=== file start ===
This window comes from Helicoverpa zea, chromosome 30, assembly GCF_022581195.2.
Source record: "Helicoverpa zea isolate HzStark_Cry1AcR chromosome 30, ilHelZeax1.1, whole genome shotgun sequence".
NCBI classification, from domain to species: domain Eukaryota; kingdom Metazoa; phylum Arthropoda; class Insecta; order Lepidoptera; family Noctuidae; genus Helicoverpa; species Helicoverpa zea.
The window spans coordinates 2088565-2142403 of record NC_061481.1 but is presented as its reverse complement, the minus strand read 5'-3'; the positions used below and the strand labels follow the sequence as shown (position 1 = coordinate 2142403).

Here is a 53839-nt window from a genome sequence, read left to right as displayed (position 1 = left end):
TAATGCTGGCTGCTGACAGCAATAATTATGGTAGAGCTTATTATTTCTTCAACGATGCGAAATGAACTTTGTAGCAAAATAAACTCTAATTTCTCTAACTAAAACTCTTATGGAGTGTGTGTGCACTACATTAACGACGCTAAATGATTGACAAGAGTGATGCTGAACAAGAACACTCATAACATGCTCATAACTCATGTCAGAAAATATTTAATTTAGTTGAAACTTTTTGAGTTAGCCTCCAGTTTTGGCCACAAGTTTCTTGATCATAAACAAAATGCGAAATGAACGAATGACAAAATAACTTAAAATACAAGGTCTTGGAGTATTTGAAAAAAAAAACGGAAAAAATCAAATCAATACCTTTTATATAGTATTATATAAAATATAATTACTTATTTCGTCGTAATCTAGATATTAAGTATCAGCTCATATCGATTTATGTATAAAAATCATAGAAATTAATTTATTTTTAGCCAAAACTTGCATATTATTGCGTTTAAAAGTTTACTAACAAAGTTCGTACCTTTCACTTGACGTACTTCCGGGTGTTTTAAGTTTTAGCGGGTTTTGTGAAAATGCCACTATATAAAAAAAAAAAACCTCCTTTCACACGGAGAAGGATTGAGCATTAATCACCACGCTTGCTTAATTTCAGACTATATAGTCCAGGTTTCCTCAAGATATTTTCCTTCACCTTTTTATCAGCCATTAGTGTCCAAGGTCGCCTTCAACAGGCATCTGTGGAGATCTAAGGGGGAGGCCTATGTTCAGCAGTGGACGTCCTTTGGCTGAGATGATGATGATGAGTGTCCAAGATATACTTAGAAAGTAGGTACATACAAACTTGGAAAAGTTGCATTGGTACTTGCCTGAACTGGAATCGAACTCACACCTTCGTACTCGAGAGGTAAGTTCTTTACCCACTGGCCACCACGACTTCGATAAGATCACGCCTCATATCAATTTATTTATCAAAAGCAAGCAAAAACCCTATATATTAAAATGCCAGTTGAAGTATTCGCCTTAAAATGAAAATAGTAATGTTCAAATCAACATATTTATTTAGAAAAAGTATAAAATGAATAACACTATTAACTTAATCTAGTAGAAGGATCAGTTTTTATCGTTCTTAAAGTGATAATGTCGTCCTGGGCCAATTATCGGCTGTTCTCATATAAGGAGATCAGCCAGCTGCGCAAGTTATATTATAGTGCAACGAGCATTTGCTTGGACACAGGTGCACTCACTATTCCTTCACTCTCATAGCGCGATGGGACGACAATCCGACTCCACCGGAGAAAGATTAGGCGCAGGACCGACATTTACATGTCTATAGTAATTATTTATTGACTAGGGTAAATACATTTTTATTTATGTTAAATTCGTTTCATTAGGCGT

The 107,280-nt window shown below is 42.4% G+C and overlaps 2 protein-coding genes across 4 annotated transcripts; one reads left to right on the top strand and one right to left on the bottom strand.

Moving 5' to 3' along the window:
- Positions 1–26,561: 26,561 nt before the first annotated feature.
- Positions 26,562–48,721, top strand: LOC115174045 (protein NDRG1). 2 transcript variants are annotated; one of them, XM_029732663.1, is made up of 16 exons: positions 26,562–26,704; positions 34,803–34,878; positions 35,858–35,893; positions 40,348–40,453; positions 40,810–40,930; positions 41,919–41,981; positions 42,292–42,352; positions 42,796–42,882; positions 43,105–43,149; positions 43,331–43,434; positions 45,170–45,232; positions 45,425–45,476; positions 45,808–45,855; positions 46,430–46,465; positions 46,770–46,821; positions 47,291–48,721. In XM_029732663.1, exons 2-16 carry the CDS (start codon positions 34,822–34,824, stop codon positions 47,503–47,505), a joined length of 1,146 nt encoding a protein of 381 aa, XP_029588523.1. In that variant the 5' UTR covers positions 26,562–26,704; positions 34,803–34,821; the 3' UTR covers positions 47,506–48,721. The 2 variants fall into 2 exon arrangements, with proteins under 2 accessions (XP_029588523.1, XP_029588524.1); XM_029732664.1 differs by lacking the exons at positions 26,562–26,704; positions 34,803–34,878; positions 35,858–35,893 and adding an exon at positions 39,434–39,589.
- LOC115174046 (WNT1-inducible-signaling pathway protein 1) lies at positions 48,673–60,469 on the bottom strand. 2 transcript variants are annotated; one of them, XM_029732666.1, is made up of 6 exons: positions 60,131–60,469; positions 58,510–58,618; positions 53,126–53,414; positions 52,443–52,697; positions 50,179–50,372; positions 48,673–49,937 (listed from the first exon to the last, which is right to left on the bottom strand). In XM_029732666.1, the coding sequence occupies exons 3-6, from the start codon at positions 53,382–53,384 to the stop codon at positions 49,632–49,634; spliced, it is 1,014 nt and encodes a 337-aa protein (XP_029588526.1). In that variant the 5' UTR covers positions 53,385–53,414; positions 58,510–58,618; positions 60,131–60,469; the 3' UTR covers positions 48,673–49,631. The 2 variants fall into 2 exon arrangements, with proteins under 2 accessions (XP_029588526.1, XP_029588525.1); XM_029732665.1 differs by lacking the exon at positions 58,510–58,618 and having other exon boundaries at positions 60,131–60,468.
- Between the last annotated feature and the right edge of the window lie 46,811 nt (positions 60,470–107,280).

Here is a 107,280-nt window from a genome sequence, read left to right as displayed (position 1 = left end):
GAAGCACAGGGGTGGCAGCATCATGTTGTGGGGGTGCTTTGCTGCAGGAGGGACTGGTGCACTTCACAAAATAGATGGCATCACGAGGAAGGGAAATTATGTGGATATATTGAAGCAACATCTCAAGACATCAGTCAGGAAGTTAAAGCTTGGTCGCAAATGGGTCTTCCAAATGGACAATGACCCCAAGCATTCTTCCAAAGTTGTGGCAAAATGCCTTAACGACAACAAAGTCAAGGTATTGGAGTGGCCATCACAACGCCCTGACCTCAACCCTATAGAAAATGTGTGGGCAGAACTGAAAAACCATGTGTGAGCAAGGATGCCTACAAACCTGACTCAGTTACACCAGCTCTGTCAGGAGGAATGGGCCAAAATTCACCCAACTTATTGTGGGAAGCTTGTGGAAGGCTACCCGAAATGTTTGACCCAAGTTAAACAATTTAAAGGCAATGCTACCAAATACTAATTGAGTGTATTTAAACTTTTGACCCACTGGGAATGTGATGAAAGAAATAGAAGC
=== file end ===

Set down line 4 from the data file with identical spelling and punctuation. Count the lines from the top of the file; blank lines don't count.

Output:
The window spans coordinates 2088565-2142403 of record NC_061481.1 but is presented as its reverse complement, the minus strand read 5'-3'; the positions used below and the strand labels follow the sequence as shown (position 1 = coordinate 2142403).